Research dignity, meaning mutual respect among health researchers, while common in higher-income countries, remains rare between those settings and low- and middle-income countries. This reflects the almost universal dominance of research agendas and products by academics situated in more high-income countries, even when the research occurs in poorer settings.
Building independent research capacity in low- and middle-income countries, arguably the most important and challenging dimension of international development, is the only road to achieving mutual respect, and with it the confidence of local individuals to define the problems and find the solutions.
Seva Canada and its partner the Kilimanjaro Centre for Community Ophthalmology (KCCO), perhaps more than any other non-governmental eye care organizations, have invested in very long-term programs to build research capacity one person at a time, and one institution at a time, both through funding research training, and also through mentoring and supervising.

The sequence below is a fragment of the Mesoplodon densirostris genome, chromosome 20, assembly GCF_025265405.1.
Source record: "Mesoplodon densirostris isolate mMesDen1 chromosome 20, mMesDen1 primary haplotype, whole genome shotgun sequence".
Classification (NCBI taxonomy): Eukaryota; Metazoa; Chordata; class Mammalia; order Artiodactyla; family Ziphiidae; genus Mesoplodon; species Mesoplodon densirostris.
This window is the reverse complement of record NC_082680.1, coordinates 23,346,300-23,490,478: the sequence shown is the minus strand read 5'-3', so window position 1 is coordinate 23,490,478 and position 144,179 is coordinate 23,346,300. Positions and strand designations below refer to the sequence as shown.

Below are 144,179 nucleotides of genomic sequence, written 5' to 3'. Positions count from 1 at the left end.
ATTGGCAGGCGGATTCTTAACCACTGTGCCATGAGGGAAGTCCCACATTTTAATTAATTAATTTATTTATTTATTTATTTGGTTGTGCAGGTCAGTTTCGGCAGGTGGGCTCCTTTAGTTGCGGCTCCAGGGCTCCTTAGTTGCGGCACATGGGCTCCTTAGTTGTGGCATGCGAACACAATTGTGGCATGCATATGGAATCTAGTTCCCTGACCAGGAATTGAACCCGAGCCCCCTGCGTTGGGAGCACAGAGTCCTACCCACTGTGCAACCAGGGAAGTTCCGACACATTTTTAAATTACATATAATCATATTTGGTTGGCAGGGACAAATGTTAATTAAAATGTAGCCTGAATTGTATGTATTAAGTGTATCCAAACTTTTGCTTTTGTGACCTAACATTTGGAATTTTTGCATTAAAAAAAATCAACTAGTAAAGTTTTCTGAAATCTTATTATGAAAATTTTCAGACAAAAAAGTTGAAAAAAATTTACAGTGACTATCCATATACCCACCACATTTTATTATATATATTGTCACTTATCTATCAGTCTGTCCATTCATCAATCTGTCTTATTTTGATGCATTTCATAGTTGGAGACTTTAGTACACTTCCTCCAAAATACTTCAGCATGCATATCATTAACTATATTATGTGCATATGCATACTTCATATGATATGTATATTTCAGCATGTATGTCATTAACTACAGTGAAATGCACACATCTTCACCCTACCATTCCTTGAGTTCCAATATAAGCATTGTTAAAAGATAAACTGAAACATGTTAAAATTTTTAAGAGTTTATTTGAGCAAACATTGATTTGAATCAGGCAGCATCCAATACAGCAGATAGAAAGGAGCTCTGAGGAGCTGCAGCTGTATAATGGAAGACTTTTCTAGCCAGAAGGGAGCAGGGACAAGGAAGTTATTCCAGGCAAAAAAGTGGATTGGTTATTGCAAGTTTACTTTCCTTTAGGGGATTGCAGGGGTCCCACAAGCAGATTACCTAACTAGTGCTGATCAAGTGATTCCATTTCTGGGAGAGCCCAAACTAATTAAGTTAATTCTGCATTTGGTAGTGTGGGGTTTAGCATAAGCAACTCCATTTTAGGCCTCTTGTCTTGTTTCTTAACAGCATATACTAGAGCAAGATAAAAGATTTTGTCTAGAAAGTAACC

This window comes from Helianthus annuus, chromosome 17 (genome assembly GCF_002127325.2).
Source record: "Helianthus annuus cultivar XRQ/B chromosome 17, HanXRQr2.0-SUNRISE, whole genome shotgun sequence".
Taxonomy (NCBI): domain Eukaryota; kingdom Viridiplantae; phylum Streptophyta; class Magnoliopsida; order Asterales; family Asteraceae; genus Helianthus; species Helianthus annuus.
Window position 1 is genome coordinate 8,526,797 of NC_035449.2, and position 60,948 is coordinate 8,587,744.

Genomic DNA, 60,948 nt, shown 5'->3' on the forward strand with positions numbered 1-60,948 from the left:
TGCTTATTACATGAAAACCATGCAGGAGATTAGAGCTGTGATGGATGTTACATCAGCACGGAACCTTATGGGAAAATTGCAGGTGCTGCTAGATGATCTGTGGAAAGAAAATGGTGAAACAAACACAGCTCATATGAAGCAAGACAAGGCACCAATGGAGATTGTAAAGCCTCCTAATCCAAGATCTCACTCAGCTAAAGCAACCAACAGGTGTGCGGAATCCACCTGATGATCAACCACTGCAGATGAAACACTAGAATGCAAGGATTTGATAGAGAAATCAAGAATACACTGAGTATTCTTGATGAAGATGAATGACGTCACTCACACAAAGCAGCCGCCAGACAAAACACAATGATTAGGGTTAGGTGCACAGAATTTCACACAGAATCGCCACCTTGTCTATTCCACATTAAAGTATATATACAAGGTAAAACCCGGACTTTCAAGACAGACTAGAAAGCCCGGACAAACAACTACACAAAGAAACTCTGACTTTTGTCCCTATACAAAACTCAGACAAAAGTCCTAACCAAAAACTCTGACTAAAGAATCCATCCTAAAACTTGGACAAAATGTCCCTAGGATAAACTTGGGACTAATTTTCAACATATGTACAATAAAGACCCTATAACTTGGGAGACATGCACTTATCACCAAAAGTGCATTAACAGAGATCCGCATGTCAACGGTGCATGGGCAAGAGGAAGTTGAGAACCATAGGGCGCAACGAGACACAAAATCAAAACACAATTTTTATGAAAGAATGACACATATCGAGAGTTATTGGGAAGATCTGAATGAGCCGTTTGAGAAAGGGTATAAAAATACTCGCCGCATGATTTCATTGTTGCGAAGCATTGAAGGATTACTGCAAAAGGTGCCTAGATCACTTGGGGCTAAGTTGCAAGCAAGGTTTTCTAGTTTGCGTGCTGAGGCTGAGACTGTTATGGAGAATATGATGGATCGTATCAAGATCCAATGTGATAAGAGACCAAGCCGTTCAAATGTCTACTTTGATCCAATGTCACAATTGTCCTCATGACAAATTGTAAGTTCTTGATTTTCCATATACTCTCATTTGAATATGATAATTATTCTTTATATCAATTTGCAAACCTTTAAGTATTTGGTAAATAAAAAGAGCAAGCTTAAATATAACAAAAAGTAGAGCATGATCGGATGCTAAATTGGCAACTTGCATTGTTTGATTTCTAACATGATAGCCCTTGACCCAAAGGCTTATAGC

Nothing is more rewarding to us, or as important to these individuals and institutions, than our partners asking for our help to study their program problems and utilize their research findings.
Along with research dignity comes a level of gratitude seldom seen and profoundly treasured.